Tag Archives: Pregnancy Discrimination Act

Colorado to Join Growing Number of States with Pregnancy Accommodation Obligations

Contributed by Allison Sues, May 26, 2016

The Colorado state legislature recently passed House Bill 16-1438 requiring employers to engage in an interactive process to assess potential reasonable accommodations for pregnant employees and applicants for health conditions related to pregnancy and childbirth.

If Colorado’s governor signs this bill into law, Colorado will join a growing group of states that have passed similar legislation, including Alaska, California, Connecticut, Delaware, Hawaii, Illinois, Minnesota, Nebraska, New Jersey, New York, Rhode Island, Utah, West Virginia, and the District of Columbia. These state laws require employers to accommodate medical conditions and limitations stemming from pregnancy that may not separately qualify as a disability.

Key Points of State Pregnancy Accommodation Laws

pregnant employeeEach of the state laws include an undue hardship exception, meaning that employers do not need to provide the pregnancy accommodations if doing so would impose significant difficulty or expense. Most of the state laws provide that an employer may require that the pregnant employee produce medical documentation, including advice from a health care provider, regarding the requested accommodation. Many of the state laws require accommodation of conditions related to not only pregnancy, but also childbirth recovery and nursing. The statutes provide several examples of reasonable accommodations that employers may need to provide for pregnant employees, including:

  • Frequent or longer bathroom breaks
  • Breaks for increased water or food intake
  • Breaks for periodic rest
  • Obtaining or modifying equipment or seating
  • Assistance with manual labor
  • Temporary transfer to a less strenuous or hazardous position, if available (with return to position after pregnancy)
  • A part-time or modified work schedule
  • Leave – though most laws explicitly provide that an employer cannot force a pregnant employee to accept leave where alternative accommodations exist

Nearly all of the state statutes expressly prohibit retaliating against any employee who requests a reasonable accommodation for pregnancy-related conditions.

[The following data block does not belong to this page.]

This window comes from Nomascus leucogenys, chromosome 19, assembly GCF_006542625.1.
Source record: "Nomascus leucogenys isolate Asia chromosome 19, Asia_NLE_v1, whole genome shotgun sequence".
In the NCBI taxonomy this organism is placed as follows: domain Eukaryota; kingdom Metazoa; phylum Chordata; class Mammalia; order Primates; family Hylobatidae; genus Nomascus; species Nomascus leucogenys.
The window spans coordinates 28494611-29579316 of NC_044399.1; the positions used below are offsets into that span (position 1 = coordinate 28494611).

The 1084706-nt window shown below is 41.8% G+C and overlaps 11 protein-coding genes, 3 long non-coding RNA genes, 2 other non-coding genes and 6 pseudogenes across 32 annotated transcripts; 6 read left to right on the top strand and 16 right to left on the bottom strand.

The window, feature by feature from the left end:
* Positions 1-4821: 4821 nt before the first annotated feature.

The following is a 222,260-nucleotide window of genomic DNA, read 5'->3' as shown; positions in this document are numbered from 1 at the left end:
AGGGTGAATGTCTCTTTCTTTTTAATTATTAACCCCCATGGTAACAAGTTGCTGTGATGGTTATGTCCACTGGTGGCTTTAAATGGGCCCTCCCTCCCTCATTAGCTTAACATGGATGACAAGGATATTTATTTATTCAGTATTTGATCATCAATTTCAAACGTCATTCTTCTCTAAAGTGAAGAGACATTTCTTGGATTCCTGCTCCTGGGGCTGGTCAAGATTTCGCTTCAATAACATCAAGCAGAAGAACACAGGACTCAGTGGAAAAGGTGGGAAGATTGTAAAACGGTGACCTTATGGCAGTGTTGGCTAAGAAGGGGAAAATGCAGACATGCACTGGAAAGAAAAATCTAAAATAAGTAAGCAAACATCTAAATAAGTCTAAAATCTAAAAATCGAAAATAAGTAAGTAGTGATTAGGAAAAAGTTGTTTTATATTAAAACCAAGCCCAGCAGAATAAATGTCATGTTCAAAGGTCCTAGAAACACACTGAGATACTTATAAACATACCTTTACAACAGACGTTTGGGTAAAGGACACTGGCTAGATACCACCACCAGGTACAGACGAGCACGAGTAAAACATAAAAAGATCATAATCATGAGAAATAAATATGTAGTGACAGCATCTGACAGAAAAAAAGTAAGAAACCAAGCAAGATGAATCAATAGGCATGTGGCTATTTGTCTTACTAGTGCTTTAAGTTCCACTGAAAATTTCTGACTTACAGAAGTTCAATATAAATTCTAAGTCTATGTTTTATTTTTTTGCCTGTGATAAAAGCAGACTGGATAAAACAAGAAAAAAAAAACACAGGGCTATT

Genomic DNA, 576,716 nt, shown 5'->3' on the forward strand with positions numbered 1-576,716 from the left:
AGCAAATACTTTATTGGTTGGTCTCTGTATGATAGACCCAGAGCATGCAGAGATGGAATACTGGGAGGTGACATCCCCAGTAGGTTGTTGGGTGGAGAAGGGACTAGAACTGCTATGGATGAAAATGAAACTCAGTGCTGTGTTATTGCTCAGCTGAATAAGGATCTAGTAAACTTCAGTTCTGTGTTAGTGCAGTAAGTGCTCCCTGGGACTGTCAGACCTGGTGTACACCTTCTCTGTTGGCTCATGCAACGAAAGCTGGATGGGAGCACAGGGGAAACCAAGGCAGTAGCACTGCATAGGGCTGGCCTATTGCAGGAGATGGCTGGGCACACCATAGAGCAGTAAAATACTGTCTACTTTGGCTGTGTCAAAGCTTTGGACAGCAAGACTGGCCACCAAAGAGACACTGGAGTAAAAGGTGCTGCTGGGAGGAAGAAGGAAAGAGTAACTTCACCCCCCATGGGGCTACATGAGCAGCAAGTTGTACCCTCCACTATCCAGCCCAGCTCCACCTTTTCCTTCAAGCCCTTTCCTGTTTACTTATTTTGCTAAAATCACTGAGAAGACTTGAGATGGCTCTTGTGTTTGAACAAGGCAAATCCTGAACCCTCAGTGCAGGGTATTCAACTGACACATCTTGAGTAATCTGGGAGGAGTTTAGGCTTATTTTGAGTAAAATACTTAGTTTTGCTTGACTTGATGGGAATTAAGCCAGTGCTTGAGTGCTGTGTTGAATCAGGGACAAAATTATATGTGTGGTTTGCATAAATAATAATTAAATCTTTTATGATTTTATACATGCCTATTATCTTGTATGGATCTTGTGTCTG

Relation to Current Federal Law

These state laws impose broader obligations on accommodating pregnant employees than what is currently required under federal law. Under federal law, employers must treat pregnancy-related disabilities the same as they would any other disability; however, they do not need to accommodate other conditions or needs stemming from a normal, healthy pregnancy if it does not qualify as a disability under the Americans with Disabilities Act (“ADA”), as amended by the Americans with Disabilities Act Amendments Act (“ADAAA”).

Notably, while employers may not need to offer non-disabled pregnant employees with accommodations under the ADA, denying pregnant employees’ requested accommodations may also give rise to liability under Title VII’s disparate treatment provision, which the Pregnancy Discrimination Act amended to prohibit discrimination “on the basis of pregnancy, childbirth, or related medical condition.” 42 U.S.C. § 2000e(k). Denying a certain accommodation to pregnant employees but providing similar accommodations to other categories of employees – such as employees with on-the-job injuries or ADA disabilities – may allow pregnant employees to allege a discrimination claim that they are treated less favorably than other groups of employees.  Because of the varied – and sometimes conflicting – state and federal obligations surrounding accommodating pregnant employees, employers are encouraged to discuss such requests with legal counsel.

Reasonable Accommodation for Pregnant Employees

Contributed by Noah A. Frank

On March 25, 2015, the U.S. Supreme Court issued the highly anticipated Pregnancy Discrimination Act (PDA) and Americans with Disabilities Act (ADA) decision, Young v. UPS, no. 12-1226.

The Court found a genuine issue of facts as to whether UPS failed to accommodate in 2006 a part-time delivery driver, restricted from 70 to 20 pounds lifting during her pregnancy, even though it accommodated other drivers injured on the job or otherwise disabled, as well as drivers who temporarily lost DOT certification.  As a result, the Court remanded the case to the appellate court to determine whether pregnancy-blind policies tended to discriminate against pregnant workers despite their similar abilities (or inabilities) to work as non-pregnant workers.

The Court specially noted that 2008 ADA amendments expanded the definition and interpretation of “disability,” likely requiring an employer to provide accommodations to an employee with temporary lifting restrictions originating off the job (e.g., such as pregnancy and related conditions).

What This Means For Employers:

Frustration continues for U.S. companies as there is no “one size fits all” application of law to formation of employment policy and practices.

  • As we previously reported, as of January 1, 2015, Illinois Human Rights Act amendments require all Illinois employers to provide accommodations to pregnant employees, and those affected by conditions related to pregnancy (775 ILCS 5/2, et seq.).  Because federal employment discrimination law is instructive to Illinois’ administrative agencies, the Court’s ruling means that employers should evaluate their neutral leave and accommodation policies for potential of pregnancy discrimination.
  •  In all states, employers should ensure that they use a case-by-case evaluation of an employee’s medical- and pregnancy-related leave and accommodation requests.